A Jetstar A320 with 163 passengers onboard flew within just 180 metres vertically of a two-seater aircraft as it approached to land at Byron Bay.
The two came so close that the crew of the Airbus spotted the Jabiru J230D out of the window moments before it passed below the aircraft, with both crews observing “no lateral separation”.
The incident took place in November 2020 and the A320’s traffic collision avoidance system was successfully triggered.
“The ATSB’s continuing investigation will include the examination of airspace density levels; airspace suitability; flight crew actions; CA/GRS procedural design and application; and future Ballina airspace plans,” said the ATSB’s director of transport safety, Stuart Macleod.
The Jetstar A320-232, VH-VGP, had seven crew on board and was on approach to land at Ballina Byron Gateway Airport on 28 November 2020.
It was operating a scheduled service from Melbourne, while the Jabiru J230D aircraft, with a pilot and a passenger on board, was conducting a private visual flight rules flight from Heck Field in Queensland to Evans Head.
Aircraft operating into Ballina and Evans Head, as well as nearby Lismore and Casino airports, are required to broadcast positional calls on a common traffic advisory frequency, or CTAF, while at Ballina Airport a certified air/ground radio operator (CA/GRO) relays positional information (but does not provide a separation service) to aircraft operating in and out of Ballina to aid pilots with decision making.
The ATSB’s preliminary report into the occurrence details that as their aircraft tracked towards Ballina the flight crew of the A320 received a traffic collision avoidance system (TCAS) proximate traffic alert for an unidentified aircraft at an unspecified altitude in the 11 o’clock position, which unbeknown to them, was probably the Jabiru aircraft.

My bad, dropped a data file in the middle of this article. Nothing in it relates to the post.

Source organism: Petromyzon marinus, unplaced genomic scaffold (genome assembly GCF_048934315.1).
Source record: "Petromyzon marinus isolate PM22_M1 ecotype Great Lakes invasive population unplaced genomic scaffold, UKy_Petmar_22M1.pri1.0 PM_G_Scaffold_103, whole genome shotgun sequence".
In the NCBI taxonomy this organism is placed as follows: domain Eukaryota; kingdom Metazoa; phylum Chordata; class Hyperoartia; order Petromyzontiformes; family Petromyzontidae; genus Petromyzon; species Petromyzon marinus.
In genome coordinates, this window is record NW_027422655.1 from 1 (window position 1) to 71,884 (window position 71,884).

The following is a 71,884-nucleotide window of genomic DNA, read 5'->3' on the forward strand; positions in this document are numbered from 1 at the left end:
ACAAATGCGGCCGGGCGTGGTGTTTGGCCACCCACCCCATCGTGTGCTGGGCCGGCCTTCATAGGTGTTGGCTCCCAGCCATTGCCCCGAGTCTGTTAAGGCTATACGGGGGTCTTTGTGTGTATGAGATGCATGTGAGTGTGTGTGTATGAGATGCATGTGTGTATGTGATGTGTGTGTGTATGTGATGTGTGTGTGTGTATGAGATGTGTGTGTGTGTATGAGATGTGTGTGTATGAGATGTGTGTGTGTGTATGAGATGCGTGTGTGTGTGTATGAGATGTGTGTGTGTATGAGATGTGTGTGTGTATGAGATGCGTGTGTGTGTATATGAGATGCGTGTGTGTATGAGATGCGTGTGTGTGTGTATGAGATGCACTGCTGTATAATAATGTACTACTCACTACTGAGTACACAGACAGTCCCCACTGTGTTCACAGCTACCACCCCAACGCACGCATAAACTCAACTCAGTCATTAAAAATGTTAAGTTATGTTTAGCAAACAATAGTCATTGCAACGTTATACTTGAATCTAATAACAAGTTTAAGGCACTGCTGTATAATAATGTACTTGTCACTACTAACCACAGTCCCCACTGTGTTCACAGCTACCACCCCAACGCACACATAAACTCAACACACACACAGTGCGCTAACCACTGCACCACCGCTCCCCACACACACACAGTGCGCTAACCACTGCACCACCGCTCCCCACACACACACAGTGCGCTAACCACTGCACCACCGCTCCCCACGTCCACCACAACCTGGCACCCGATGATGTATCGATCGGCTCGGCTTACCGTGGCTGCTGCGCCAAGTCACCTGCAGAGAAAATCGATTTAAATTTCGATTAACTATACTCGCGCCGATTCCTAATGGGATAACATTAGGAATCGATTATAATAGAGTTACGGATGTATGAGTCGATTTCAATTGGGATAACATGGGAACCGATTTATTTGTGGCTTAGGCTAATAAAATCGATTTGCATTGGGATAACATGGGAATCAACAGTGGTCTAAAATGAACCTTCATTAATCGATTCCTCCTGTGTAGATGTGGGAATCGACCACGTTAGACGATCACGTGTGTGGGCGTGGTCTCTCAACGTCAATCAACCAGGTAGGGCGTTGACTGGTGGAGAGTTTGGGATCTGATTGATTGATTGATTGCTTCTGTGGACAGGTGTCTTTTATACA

The A320 crew attempted to sight the traffic, but were not successful. The proximate alert then escalated to a traffic advisory.
The flight crew maintained their visual scan and continued with the approach to Ballina.
Subsequent analysis of the A320’s quick access recorder and data recorded by the Jabiru pilot’s OzRunways electronic flight bag app indicated that at approximately 12 nautical miles south-west of Ballina Airport, the tracks of the A320 and the Jabiru intersected, with vertical separation between the two aircraft reducing to about 600 feet.
The flight crew of the A320 sighted the Jabiru just prior to passing below the aircraft, the preliminary report notes. The pilot of the Jabiru sighted the A320 shortly after passing above it.
Both the pilot of the Jabiru and the A320 flight crew observed no lateral separation between the two aircraft.
Macleod said today’s preliminary report does not include any safety findings or analysis, which will be detailed in the subsequent final investigation release. “However, should a critical safety issue be identified during the investigation, the ATSB will immediately notify relevant parties so appropriate and timely safety action can be taken,” he said.